Celebrating 140 years of the University of Colorado
The Centennial State, Colorado was granted statehood in 1876. And part of qualifying for statehood meant establishing a university. Thus the state of Colorado and the University of Colorado both turned 140 years young in 2016.
“We’re celebrating CU Boulder, founded in 1876, and as you may know there was some controversy there,” Noel said. “Cañon City was also in the running for the university. Cañon City thought it over and thought, ‘Would you like the state university here or would you like the state penitentiary here?’ [They decided] ‘No we want the pen, because you could rent out a prisoner for a dollar a day.’ Where all can you rent out a student for a dollar a day? So, poor Boulder got ‘stuck’ with the University of Colorado,” he said.
But Boulder, which now boasts more than 28,000 enrolled students, didn’t mind a bit.
“I think Boulder was very excited to get it – they always thought of themselves as the Athens of the West,” Noel said. “They donated land and made that great hilltop site for the university. It started out in what’s now Old Main, in the museum there. In that one little building, the students lived, the faculty lived and they also taught classes. It must have been an interesting place in those days.”
They also had cows on the grounds, possibly to help support the university. “You see old photographs of cattle grazing in what is now the Norlin Quadrangle,” he said.
The university grew and thrived and although Cañon City is still likely seeing the benefits of the penitentiary, the state as a whole is reaping the benefits of the University of Colorado’s four campuses.
CU Colorado Springs was founded in 1965 and last year celebrated its 50th anniversary. The university now has about 12,000 students.
“The University of Colorado Colorado Springs started out in the old Cragmor Sanatorium, one of the most impressive of all the buildings for people with TB, complete with heliotherapy decks on top where supposedly you’d lie out in the nude and get full solar heliotherapy treatment,” he said. “Interestingly enough they did allow smoking there in this TB sanatorium.”
The institution was converted into the core building of the Colorado Springs campus, and now has plenty of company. “Every time I drive down there they seem to have a new building and are emerging as a very strong, independent campus,” Noel said.
UCCS is located on approximately 521 acres in northeast Colorado Springs at the foot of Austin Bluffs, a rugged natural cliff formation. The campus provides a spectacular view of the Rocky Mountains, including Pikes Peak.
Noel has had the honor of teaching at CU Denver since the 1970s. “I was actually a student there at the Denver campus and started out there as a part-time teacher, paper-grader and worked my way up to full professor.”
Established in 1974, the Auraria Campus comprises the Community College of Denver, Metropolitan State University of Denver with the University of Colorado Denver.
“It’s about 46, 000 students now, so it’s by far the largest campus in the state,” he said.
In the 1970s, CU President Bruce Benson was among the supporters of Auraria being an autonomous, shared campus. The campus is 169 acres and was an urban renewal district inhabited by an underserved, largely Hispanic population, Noel said.
CU Denver now has about 13,000 students, but it wasn’t always that way. When Noel first engaged with the university as a student, his fellow students and faculty met at the old Insurance Exchange building at 14th Street and Glenarm, above a bar called Collins Finer Foods, he said.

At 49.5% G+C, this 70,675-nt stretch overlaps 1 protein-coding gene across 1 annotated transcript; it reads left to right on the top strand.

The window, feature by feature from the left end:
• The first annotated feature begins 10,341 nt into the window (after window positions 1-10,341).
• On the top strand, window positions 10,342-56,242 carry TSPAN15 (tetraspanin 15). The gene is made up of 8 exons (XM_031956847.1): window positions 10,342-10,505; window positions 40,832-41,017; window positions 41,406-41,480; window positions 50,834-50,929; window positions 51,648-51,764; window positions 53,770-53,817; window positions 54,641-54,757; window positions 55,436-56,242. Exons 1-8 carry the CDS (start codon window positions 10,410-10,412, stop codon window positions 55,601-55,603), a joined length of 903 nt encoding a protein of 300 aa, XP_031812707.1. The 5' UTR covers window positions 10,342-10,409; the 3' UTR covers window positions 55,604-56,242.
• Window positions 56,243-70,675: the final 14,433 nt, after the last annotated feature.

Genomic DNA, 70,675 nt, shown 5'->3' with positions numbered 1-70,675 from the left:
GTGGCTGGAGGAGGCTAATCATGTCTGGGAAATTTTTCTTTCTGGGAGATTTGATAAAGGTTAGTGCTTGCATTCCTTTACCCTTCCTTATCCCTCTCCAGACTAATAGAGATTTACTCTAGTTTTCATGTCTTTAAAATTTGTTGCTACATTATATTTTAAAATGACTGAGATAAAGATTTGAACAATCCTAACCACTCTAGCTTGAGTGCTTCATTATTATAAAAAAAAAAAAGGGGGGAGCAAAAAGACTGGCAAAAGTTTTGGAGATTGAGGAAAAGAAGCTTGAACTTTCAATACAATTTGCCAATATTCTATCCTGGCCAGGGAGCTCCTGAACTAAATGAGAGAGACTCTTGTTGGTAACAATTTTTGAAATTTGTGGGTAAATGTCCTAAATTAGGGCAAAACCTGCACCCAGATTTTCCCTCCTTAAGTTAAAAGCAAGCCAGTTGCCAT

“Whenever you have the word finer or better or quality, you need to assert that because it may not be obvious,” he said. “You could get a pitcher of beer in there for a dollar fifty cents and everybody was in there – the faculty, the classrooms and the students in this old building.”
The CU School of Medicine, now one of many health career offerings at the CU Anschutz Medical Campus, was birthed more than 100 years ago at CU Boulder. “But they didn’t have enough patients, enough people with trauma injuries or any kind of trouble for students to practice on so they moved down to Denver at 14th and Welton, where the Convention Center is today, into the old Archer Mansion,” Noel said.
“Then in the 1920s they get the wonderful campus out at Ninth and Colorado and build a really big and impressive campus, which lately is a pile of rubble.”
That’s because the health sciences center thrived and grew . . . and then it got crowded.
“Philip Anschutz has given more than $100 million, saying, ‘You really need a new and less crowded campus,’ which was painful for a lot of people who were attached to the old one. But things worked out with a square mile out there to expand on in this very impressive new campus,” Noel said.
“My mother was a graduate in 1938, one of the first early women doctors to graduate from CU Health Sciences Center. It’s impressive now at the new campus where they still have pictures of the graduating classes,” he said. The photo now resides in what was once Fitzsimons General Hospital, built in 1941 with a large focus on TB care and just in time for World War II. “That was the most impressive building in the whole state when it was built.”
The hospital, renamed Building 500, is now in the national register of historical places. “I think still it is now as handsome as any of the new buildings,” Noel said.
The university has a colorful history, graduating more than 480,000 students and overcoming challenges such a state funding that ranks 48th in the nation. Through it all, CU remains strong, continuing to benefit its students, society and the state with an estimated $7 billion economic impact. With record enrollment and groundbreaking research and discoveries, the university still has many colorful stories to tell. And you can bet Dr. Colorado will be on hand to make sure those stories are told.